Friday, January 2, 2015

Four Grandview Bars Granted Two More Years of Smoking

by Mary Wilson

Despite heated discussion at the regular session of Grandview’s Board of Aldermen last Tuesday, December 23, the board granted an additional two years for four bars to comply with the Clean Indoor Air Act, originally adopted in July, 2011.

The original ordinance provided for smoke-free air in workplaces and public places. After considering several options, it was the final decision of the board to provide a three-year exemption for bars, whose primary business was to serve alcohol, and would provide a phase-in period for those businesses. That period afforded them time to transition to a different business model, install outdoor seating, or otherwise prepare for compliance by August 1, 2014.

At the time of its adoption, there were four bars that met the requirements of the ordinance: Elbow Bend, Doghouse Bar, Pete’s Place and Corner Bar. During their December 16, 2014, work session, the board discussed the extension of the exemption for bars. During that discussion, Ward 3 Aldermen Jim Crain and John Maloney were vocal on their position to not grant the exemption. The newest alderman at the table was conflicted about which way his vote would swing.

"I’m not a big fan of government control and I’m not a big fan of breathing smoke in," said Ward 1 Alderman Michael Allen. "I feel passionate about both things, so I’m still up in the air as to which way to go."

With Ward 1 Alderman Sandy Kessinger and Ward 2 Aldermen Brian Hochstein and Annette Turnbaugh voicing support for the extension, and Mayor Leonard Jones, whose vote would only be considered in the case of a tie, also showing support for the extension, it was clear that the new ordinance would pass.
During the regular session, before the final vote on the ordinance, Maloney was the first to provide his thoughts.

"I was one of the three aldermen who voted no originally on this which then sent it back into discussion," said Maloney. "We debated everything from six months to three years on an extension. It passed with a unanimous decision and nothing has changed during that time with the dangers of second-hand smoke. More importantly, there hasn’t been one legal argument to amend this ordinance."

Maloney pointed out that the board has not heard from any of the bar owners in recent months prior to the board action last week.

"I think it’s a slippery slope to change an ordinance when it’s rightfully written," added Maloney. "It’s not outdated, and it’s not in noncompliance with the law by any means. This will financially benefit a very select few."

Alderman Crain was the next to voice his concerns over the potential changes to the original ordinance, and read his comments aloud after asking to have them verbatim in the meeting minutes.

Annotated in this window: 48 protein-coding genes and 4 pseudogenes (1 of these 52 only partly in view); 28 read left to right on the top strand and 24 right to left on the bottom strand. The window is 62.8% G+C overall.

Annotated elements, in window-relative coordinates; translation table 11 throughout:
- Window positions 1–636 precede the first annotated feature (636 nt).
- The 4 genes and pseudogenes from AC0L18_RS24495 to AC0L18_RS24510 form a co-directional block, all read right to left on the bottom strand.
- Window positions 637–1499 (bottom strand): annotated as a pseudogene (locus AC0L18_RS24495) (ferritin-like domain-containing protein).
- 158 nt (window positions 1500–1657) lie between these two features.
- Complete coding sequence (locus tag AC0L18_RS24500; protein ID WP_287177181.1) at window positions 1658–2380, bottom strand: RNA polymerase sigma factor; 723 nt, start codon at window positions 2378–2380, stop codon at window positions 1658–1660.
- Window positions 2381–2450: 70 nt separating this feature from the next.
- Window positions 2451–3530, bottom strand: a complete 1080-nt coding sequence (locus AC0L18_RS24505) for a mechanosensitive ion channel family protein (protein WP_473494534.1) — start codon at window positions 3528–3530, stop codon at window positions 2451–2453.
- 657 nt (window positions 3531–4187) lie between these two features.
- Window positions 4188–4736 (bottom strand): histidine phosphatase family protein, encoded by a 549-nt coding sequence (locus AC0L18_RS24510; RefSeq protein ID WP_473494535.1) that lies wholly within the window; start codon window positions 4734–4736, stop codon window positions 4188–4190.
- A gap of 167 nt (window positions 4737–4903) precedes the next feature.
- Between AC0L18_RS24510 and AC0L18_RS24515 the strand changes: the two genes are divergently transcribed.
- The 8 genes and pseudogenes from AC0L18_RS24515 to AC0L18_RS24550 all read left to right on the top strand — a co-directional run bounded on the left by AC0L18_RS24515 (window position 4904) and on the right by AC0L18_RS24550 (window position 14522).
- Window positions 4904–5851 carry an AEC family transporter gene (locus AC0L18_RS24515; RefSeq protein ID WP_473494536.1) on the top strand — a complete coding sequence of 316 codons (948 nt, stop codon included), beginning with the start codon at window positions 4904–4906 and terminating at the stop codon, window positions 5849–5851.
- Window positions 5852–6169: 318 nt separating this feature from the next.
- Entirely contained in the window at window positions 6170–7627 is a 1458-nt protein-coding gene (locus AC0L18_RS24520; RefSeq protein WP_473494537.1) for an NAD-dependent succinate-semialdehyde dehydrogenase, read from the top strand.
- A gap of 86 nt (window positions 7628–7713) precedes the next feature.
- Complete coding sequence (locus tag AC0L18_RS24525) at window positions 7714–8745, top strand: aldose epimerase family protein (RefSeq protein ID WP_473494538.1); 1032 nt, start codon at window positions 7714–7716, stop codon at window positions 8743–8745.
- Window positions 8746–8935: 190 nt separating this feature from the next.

"After months of whining and complaining, a compromise was crafted to create a special class of business apart from all other classes," said Crain. "We agreed to a three-year exemption for four bars… to give them time to transition to a different business model to prepare for compliance. Here we are, four months after the compliance date contemplating another two-year extension."

Crain went on to say that since the compliance date passed in August, the law has not been enforced due to direction given to the police department by Mayor Jones.

"I feel another exemption sponsored by personal friendships is not only improper, but perhaps illegal," added Crain. "To my knowledge, the four businesses have done nothing to satisfy the purpose of the original exemption, and, guess what? Two years from now they will be back again."

Showing support for the exemption, Alderman Hochstein was the next to speak.

"The two most important provisions that were initially in this ban; and furthermore, the exemptions were that there are warning signs at the entry stating that smoking is allowed in this business," said Hochstein. "Additionally, there was a condition that was included for a revocation, or a removal of the ban, should any of the bars lose their license(s), change location, or have a change of ownership. So, at this point, we still have four bars that qualify for the exemption."

Hochstein pointed out that he is in favor of all aspects of the clean air laws, and supported the previous ban as a citizen.

"The four businesses currently cater to patrons who choose to smoke," added Hochstein, "and these businesses have been operating in this manner for their entire existence. The customers here know the deal. These are bars, their patrons are adults, and a lot of them are smokers. Those that are not choose to enter an environment where they fully understand the risks of what they’re doing."

Alderman Turnbaugh stated that her relationship with the four owners of the bars has been in a strictly business format for a long as thirty years or more.

"To imply I would put personal friendships above my duty as an alderman is impugning my integrity," said Turnbaugh.

Ultimately, the vote was split down the middle, and Mayor Jones broke the tie in favor of the amendment to the Clean Indoor Air Act of 2011. The limited exemption for the four bars will end on August 1 2016.

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